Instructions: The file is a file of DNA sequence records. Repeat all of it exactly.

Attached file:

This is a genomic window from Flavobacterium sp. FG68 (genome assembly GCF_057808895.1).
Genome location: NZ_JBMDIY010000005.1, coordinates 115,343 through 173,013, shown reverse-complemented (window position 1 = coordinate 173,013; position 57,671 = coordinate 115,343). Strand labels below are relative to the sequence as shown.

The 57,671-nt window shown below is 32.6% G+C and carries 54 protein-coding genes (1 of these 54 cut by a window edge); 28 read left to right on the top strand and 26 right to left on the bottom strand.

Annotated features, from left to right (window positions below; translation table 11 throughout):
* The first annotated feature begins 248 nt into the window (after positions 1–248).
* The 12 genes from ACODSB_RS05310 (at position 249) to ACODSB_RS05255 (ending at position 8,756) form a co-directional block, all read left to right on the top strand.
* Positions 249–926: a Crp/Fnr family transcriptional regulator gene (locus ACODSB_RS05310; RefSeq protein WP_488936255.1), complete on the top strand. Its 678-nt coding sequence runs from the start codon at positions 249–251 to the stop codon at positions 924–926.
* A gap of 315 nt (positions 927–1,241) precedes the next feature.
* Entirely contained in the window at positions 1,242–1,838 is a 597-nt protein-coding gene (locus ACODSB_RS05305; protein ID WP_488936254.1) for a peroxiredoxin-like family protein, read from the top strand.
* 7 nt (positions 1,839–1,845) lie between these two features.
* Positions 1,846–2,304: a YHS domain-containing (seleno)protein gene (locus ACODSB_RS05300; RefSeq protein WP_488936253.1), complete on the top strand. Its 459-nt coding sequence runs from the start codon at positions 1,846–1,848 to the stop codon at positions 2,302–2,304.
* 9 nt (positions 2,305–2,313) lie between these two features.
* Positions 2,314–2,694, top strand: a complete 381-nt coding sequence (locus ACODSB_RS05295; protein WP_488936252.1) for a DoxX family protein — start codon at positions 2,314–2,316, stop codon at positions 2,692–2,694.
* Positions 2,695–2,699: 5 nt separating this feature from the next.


This is a genomic window from Flavobacterium sp. FG68 (genome assembly GCF_057808895.1).
Genome location: NZ_JBMDIY010000005.1, coordinates 115,343 through 173,013, shown reverse-complemented (window position 1 = coordinate 173,013; position 57,671 = coordinate 115,343). Strand labels below are relative to the sequence as shown.

The 57,671-nt window shown below is 32.6% G+C and carries 54 protein-coding genes (1 of these 54 cut by a window edge); 28 read left to right on the top strand and 26 right to left on the bottom strand.

Annotated features, from left to right (window positions below; translation table 11 throughout):
* The first annotated feature begins 248 nt into the window (after positions 1–248).
* The 12 genes from ACODSB_RS05310 (at position 249) to ACODSB_RS05255 (ending at position 8,756) form a co-directional block, all read left to right on the top strand.
* Positions 249–926: a Crp/Fnr family transcriptional regulator gene (locus ACODSB_RS05310; RefSeq protein WP_488936255.1), complete on the top strand. Its 678-nt coding sequence runs from the start codon at positions 249–251 to the stop codon at positions 924–926.
* A gap of 315 nt (positions 927–1,241) precedes the next feature.
* Entirely contained in the window at positions 1,242–1,838 is a 597-nt protein-coding gene (locus ACODSB_RS05305; protein ID WP_488936254.1) for a peroxiredoxin-like family protein, read from the top strand.
* 7 nt (positions 1,839–1,845) lie between these two features.
* Positions 1,846–2,304: a YHS domain-containing (seleno)protein gene (locus ACODSB_RS05300; RefSeq protein WP_488936253.1), complete on the top strand. Its 459-nt coding sequence runs from the start codon at positions 1,846–1,848 to the stop codon at positions 2,302–2,304.
* 9 nt (positions 2,305–2,313) lie between these two features.
* Positions 2,314–2,694, top strand: a complete 381-nt coding sequence (locus ACODSB_RS05295; protein WP_488936252.1) for a DoxX family protein — start codon at positions 2,314–2,316, stop codon at positions 2,692–2,694.
* Positions 2,695–2,699: 5 nt separating this feature from the next.